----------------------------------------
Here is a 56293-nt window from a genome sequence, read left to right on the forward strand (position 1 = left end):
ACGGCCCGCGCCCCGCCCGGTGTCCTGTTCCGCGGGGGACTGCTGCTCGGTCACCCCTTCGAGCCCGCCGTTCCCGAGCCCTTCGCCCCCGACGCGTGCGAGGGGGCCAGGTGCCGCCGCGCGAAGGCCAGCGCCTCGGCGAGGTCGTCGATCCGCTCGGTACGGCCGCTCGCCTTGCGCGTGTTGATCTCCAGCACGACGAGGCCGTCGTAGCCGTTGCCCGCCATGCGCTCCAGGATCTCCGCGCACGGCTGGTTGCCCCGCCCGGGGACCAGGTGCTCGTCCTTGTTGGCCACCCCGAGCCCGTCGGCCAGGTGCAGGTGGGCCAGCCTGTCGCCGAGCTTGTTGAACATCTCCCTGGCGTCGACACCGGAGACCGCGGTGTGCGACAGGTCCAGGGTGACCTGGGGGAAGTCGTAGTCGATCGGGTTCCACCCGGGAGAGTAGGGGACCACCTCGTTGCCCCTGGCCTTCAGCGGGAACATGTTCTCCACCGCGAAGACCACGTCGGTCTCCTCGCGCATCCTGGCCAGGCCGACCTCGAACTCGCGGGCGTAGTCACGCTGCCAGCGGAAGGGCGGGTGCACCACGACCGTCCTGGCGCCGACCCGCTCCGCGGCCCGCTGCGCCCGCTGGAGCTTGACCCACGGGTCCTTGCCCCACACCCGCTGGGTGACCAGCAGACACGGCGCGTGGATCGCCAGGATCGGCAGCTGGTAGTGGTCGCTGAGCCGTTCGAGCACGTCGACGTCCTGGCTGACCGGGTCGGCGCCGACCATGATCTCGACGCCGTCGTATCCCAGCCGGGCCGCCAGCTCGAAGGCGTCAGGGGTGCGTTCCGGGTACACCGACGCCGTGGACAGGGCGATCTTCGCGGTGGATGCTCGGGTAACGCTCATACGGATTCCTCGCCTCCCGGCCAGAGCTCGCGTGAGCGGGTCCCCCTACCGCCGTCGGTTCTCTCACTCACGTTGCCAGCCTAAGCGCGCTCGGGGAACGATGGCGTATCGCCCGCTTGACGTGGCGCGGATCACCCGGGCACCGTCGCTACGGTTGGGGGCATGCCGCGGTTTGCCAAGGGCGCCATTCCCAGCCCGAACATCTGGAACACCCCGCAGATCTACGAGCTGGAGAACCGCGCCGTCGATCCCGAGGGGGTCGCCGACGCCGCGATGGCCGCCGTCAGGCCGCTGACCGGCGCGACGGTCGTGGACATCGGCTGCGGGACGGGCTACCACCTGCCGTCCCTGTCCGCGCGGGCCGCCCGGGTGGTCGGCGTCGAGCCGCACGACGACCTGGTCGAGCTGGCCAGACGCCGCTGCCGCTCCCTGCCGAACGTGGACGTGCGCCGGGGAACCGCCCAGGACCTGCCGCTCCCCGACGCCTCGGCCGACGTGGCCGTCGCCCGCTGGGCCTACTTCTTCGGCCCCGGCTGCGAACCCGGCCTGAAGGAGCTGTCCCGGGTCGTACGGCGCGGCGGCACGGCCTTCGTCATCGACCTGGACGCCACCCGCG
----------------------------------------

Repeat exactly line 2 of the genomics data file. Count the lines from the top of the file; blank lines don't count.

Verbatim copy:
ACGGCCCGCGCCCCGCCCGGTGTCCTGTTCCGCGGGGGACTGCTGCTCGGTCACCCCTTCGAGCCCGCCGTTCCCGAGCCCTTCGCCCCCGACGCGTGCGAGGGGGCCAGGTGCCGCCGCGCGAAGGCCAGCGCCTCGGCGAGGTCGTCGATCCGCTCGGTACGGCCGCTCGCCTTGCGCGTGTTGATCTCCAGCACGACGAGGCCGTCGTAGCCGTTGCCCGCCATGCGCTCCAGGATCTCCGCGCACGGCTGGTTGCCCCGCCCGGGGACCAGGTGCTCGTCCTTGTTGGCCACCCCGAGCCCGTCGGCCAGGTGCAGGTGGGCCAGCCTGTCGCCGAGCTTGTTGAACATCTCCCTGGCGTCGACACCGGAGACCGCGGTGTGCGACAGGTCCAGGGTGACCTGGGGGAAGTCGTAGTCGATCGGGTTCCACCCGGGAGAGTAGGGGACCACCTCGTTGCCCCTGGCCTTCAGCGGGAACATGTTCTCCACCGCGAAGACCACGTCGGTCTCCTCGCGCATCCTGGCCAGGCCGACCTCGAACTCGCGGGCGTAGTCACGCTGCCAGCGGAAGGGCGGGTGCACCACGACCGTCCTGGCGCCGACCCGCTCCGCGGCCCGCTGCGCCCGCTGGAGCTTGACCCACGGGTCCTTGCCCCACACCCGCTGGGTGACCAGCAGACACGGCGCGTGGATCGCCAGGATCGGCAGCTGGTAGTGGTCGCTGAGCCGTTCGAGCACGTCGACGTCCTGGCTGACCGGGTCGGCGCCGACCATGATCTCGACGCCGTCGTATCCCAGCCGGGCCGCCAGCTCGAAGGCGTCAGGGGTGCGTTCCGGGTACACCGACGCCGTGGACAGGGCGATCTTCGCGGTGGATGCTCGGGTAACGCTCATACGGATTCCTCGCCTCCCGGCCAGAGCTCGCGTGAGCGGGTCCCCCTACCGCCGTCGGTTCTCTCACTCACGTTGCCAGCCTAAGCGCGCTCGGGGAACGATGGCGTATCGCCCGCTTGACGTGGCGCGGATCACCCGGGCACCGTCGCTACGGTTGGGGGCATGCCGCGGTTTGCCAAGGGCGCCATTCCCAGCCCGAACATCTGGAACACCCCGCAGATCTACGAGCTGGAGAACCGCGCCGTCGATCCCGAGGGGGTCGCCGACGCCGCGATGGCCGCCGTCAGGCCGCTGACCGGCGCGACGGTCGTGGACATCGGCTGCGGGACGGGCTACCACCTGCCGTCCCTGTCCGCGCGGGCCGCCCGGGTGGTCGGCGTCGAGCCGCACGACGACCTGGTCGAGCTGGCCAGACGCCGCTGCCGCTCCCTGCCGAACGTGGACGTGCGCCGGGGAACCGCCCAGGACCTGCCGCTCCCCGACGCCTCGGCCGACGTGGCCGTCGCCCGCTGGGCCTACTTCTTCGGCCCCGGCTGCGAACCCGGCCTGAAGGAGCTGTCCCGGGTCGTACGGCGCGGCGGCACGGCCTTCGTCATCGACCTGGACGCCACCCGCG